SAIL is eyeing a larger share of the export pie, says Chairman

Debabrata Das New Delhi | Updated on January 16, 2018

PK SINGH, Chairman, SAIL

‘Half of company’s production will be value added steel post modernisation’

Given the steel overcapacity in the country due to slow demand, Steel Authority of India Ltd (SAIL) is planning to focus more on exports.

PK Singh, Chairman of SAIL, told BusinessLine in an interview that for success in the export market, a new culture is required in the company, something that he is trying to inculcate.

If SAIL meets the target set by Singh, in the coming years it could be exporting as much as 2.1 million tonne. This would be a significant jump over India’s total steel exports which in 2015-16 stood at only 559,000 tonne.

“With India becoming the second largest producer of steel in the world, the export market has become important for the country. SAIL itself is aiming for almost 10 per cent of our production to be sold in the export market. In the last few months, we have already doubled what we were previously exporting so the focus on this segment will continue,” Singh said. Excerpts:

What is the progress of SAIL’s modernisation and expansion programme?

We had undertaken modernisation and expansion plan on a big scale at an investment of ₹72,000 crore over the years. Except Bhilai, which will be completed shortly, most of the work is complete. All major facilities under modernisation and expansion plan of Rourkela Steel Plant, IISCO Steel Plant, Durgapur Steel Plant, Bokaro Steel Plant & Salem Steel Plant have been completed. Right now our capacity is 16.4 million tonne which will rise to 21 million tonne after after modernisation.

What will be the impact of the modernisation and expansion programme on SAIL’s operating margins?

First of all, the modernisation and expansion plan will improve our topline because of increased value addition. Secondly, the cost of production will come down by improvement in the techno-economics. However, since the volume will increase some costs will go up. But, we do expect the programme to significantly help the overall economics of SAIL.

What percentage of production will be value added steel?

Right now the percentage of value added steel in our overall production is 41 per cent. This will reach almost 50 per cent. This we intend to keep increasing, some through modernisation and some through research and development. This is our continued focus.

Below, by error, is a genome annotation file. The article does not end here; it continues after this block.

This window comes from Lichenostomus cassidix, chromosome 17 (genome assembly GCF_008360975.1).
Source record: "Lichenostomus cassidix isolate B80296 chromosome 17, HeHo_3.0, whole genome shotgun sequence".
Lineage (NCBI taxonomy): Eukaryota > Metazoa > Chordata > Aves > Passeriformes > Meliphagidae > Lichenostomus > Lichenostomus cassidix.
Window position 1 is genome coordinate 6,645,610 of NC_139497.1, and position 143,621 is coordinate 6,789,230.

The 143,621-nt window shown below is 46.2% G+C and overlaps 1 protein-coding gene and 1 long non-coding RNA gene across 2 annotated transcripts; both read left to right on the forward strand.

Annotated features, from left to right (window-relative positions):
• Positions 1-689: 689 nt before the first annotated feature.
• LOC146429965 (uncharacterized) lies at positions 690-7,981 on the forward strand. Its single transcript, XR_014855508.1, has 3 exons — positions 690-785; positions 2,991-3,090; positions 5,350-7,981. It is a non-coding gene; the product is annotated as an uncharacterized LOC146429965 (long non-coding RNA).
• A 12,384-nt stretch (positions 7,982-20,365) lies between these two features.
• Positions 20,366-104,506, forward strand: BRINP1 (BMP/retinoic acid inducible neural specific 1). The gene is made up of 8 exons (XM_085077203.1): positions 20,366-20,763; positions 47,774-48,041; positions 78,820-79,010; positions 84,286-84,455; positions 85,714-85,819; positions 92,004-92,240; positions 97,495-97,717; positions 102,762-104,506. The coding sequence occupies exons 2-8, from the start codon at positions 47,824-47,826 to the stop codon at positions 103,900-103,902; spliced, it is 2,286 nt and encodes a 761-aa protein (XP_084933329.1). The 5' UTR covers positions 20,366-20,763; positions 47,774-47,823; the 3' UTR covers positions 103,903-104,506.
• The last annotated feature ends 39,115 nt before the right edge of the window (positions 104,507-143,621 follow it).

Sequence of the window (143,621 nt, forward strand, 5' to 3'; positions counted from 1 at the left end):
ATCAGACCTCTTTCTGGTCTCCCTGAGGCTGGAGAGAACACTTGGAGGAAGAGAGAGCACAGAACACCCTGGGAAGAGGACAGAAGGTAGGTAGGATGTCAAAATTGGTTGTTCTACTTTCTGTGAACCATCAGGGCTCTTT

What are some of the new market segments that SAIL is looking at?

There are several new grades of steel which SAIL is coming out for the construction sector. However, customers need to be educated for such products as they are high value added steel. For this, several of our officers are engaging with customers. We are trying to cater to the changing needs of special sectors like defence. We have already secured orders to supply high tensile alloy steel plates in defence sector for submarine hulls, naval warships and bullet proof vehicles.

What is the status of the joint venture with ArcelorMittal?

The memorandum of understanding is already in place. A lot of fruitful discussions have taken place recently. It has been on SAIL’s agenda that we must enter the automotive grade steel segment. We are doing everything from our side and I do not envisage any problems in this joint venture taking off. A joint working group for the project was established following the signing of the MOU, which has completed the major part of the project’s Feasibility Report.

What is SAIL's outlook on steel demand and when does it expect demand to take off?

Steel demand indeed has been a cause of concern. The domestic consumption up to July 2016 has virtually been flat. Our belief is that the improvement in demand will take place gradually. The improved monsoon should improve the agricultural output and income and give a push to the rural demand. The aggregate demand both rural and urban should see a pick-up with passage of time.

The government’s plans to invest heavily in infrastructure and boost infra projects such as roads, railways, highways, ports, power plants are expected to drive steel demand in coming times. Coupled with this, favourable interest rate and buoyancy in demand should result in rise of investment, essential for return of high growth phase for manufacturing and construction segments. However, we will have to be patient.

So what are your medium- to long-term plans?

First of all we have to be very competitive. This includes cost competitiveness, quality competitiveness and customer competitiveness. We need to be a leader in all these areas. We have formulated a strategy for this. We have had workshops in reducing costs. We have been quite successful in this aspect. On the product quality, the new facilities that have already come will need to quickly ramp up production.

Thirdly, customers have a lot of options given the overcapacity in the country. They want the best quality steel at the cheapest rate. In such a scenario, building a long-term relationship with the customer becomes very important. We have mobilised our officers in the marketing division to build these relationships.

Published on September 13, 2016

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